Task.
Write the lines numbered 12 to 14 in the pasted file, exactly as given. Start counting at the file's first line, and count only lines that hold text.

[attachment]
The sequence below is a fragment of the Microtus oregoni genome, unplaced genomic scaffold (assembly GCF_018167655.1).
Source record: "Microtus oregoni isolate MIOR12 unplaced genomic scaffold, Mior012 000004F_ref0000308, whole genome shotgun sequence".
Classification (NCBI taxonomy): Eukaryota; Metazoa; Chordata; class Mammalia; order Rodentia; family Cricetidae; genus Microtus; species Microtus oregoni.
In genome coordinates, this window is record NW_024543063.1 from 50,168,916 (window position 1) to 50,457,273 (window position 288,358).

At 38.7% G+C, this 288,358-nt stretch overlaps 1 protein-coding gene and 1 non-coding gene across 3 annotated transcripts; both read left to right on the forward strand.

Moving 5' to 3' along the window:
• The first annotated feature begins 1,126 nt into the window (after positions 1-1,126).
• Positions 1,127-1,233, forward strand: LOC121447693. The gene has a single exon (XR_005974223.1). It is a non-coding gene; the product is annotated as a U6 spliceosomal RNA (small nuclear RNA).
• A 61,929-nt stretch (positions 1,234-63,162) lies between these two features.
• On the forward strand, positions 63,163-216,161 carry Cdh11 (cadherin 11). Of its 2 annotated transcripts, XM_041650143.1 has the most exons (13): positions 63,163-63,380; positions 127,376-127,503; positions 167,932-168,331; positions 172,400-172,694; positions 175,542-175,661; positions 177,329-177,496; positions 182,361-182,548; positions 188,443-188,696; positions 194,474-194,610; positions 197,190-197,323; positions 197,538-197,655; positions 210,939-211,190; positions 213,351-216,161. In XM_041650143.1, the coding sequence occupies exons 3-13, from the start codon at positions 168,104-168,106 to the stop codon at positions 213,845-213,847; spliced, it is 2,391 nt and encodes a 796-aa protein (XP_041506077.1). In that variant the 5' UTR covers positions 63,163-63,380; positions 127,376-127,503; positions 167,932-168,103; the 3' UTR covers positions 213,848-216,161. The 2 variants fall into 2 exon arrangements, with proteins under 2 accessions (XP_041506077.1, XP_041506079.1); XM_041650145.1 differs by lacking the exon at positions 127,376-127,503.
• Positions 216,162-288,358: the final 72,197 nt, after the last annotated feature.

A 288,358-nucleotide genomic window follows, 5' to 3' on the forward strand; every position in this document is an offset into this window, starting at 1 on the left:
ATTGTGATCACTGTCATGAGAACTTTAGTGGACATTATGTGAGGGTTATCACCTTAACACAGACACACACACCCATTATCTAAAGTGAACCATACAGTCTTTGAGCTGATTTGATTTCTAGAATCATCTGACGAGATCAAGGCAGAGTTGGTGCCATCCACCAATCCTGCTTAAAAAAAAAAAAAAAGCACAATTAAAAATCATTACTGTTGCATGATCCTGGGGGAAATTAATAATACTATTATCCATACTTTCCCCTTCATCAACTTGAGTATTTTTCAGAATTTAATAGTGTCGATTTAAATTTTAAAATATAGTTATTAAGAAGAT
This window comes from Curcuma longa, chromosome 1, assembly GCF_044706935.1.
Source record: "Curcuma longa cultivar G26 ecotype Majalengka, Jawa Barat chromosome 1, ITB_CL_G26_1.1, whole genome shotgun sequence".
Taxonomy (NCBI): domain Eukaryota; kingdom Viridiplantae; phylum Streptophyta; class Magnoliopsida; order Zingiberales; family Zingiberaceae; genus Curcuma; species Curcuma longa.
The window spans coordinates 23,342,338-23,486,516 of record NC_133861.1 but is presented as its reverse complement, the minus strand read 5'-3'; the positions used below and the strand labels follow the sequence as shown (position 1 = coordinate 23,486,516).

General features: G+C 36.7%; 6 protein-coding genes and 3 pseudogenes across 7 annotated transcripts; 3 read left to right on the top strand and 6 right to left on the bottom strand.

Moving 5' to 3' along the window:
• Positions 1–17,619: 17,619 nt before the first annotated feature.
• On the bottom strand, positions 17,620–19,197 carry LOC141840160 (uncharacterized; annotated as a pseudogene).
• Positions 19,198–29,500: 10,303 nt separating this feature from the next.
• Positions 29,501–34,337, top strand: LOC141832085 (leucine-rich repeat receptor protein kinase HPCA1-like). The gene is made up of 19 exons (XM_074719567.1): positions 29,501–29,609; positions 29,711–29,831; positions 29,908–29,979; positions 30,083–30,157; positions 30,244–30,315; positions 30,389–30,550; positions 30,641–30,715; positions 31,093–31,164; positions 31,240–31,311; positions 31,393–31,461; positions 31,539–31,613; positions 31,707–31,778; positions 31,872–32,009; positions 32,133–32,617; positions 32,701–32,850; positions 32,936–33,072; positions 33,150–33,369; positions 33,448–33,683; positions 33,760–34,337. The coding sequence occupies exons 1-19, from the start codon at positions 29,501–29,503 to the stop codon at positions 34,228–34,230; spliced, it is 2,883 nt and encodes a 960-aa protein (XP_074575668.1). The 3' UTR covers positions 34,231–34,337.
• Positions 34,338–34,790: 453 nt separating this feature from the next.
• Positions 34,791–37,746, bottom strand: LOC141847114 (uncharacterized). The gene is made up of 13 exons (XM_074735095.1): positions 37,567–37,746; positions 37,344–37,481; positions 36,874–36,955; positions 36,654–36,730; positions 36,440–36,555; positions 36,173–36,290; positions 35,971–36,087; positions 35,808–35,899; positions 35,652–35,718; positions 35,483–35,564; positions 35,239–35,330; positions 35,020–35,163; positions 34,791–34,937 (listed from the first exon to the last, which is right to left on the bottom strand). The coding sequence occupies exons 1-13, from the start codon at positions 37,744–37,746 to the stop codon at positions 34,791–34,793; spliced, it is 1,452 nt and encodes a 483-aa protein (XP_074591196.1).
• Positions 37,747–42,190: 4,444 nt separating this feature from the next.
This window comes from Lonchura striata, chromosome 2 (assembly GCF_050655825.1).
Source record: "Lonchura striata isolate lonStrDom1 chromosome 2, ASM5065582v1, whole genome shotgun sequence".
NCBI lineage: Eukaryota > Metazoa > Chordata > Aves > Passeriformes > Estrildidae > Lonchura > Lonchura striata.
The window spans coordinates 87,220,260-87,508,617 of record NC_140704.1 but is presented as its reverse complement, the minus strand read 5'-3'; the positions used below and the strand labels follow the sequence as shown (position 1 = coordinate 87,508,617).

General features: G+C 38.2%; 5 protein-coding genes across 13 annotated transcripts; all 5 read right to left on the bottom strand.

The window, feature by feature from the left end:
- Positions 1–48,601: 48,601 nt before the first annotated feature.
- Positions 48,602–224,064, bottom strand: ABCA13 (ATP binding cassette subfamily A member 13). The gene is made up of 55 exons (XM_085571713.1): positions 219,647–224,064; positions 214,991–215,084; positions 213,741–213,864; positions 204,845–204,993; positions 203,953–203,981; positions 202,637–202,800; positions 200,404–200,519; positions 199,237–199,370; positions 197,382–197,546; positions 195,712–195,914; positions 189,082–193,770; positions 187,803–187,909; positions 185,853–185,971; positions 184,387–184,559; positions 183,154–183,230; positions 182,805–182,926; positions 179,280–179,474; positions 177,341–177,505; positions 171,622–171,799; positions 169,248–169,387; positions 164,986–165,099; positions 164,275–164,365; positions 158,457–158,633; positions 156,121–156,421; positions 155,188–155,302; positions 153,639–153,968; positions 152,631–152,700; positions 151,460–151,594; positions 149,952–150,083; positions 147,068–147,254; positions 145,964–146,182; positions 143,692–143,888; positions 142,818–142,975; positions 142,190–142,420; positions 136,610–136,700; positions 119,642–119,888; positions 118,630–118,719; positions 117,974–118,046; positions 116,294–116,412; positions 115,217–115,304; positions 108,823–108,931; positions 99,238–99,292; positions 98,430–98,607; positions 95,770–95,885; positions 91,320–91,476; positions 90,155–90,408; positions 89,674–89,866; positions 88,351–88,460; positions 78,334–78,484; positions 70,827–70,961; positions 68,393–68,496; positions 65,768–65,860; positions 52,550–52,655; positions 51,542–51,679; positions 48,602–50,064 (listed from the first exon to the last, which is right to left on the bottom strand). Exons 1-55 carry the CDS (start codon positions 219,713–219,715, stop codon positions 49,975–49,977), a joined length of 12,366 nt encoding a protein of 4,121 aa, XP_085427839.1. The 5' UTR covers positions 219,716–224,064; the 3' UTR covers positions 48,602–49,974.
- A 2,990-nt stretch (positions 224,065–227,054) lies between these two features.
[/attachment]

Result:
A 288,358-nucleotide genomic window follows, 5' to 3' on the forward strand; every position in this document is an offset into this window, starting at 1 on the left:
ATTGTGATCACTGTCATGAGAACTTTAGTGGACATTATGTGAGGGTTATCACCTTAACACAGACACACACACCCATTATCTAAAGTGAACCATACAGTCTTTGAGCTGATTTGATTTCTAGAATCATCTGACGAGATCAAGGCAGAGTTGGTGCCATCCACCAATCCTGCTTAAAAAAAAAAAAAAAGCACAATTAAAAATCATTACTGTTGCATGATCCTGGGGGAAATTAATAATACTATTATCCATACTTTCCCCTTCATCAACTTGAGTATTTTTCAGAATTTAATAGTGTCGATTTAAATTTTAAAATATAGTTATTAAGAAGAT
This window comes from Curcuma longa, chromosome 1, assembly GCF_044706935.1.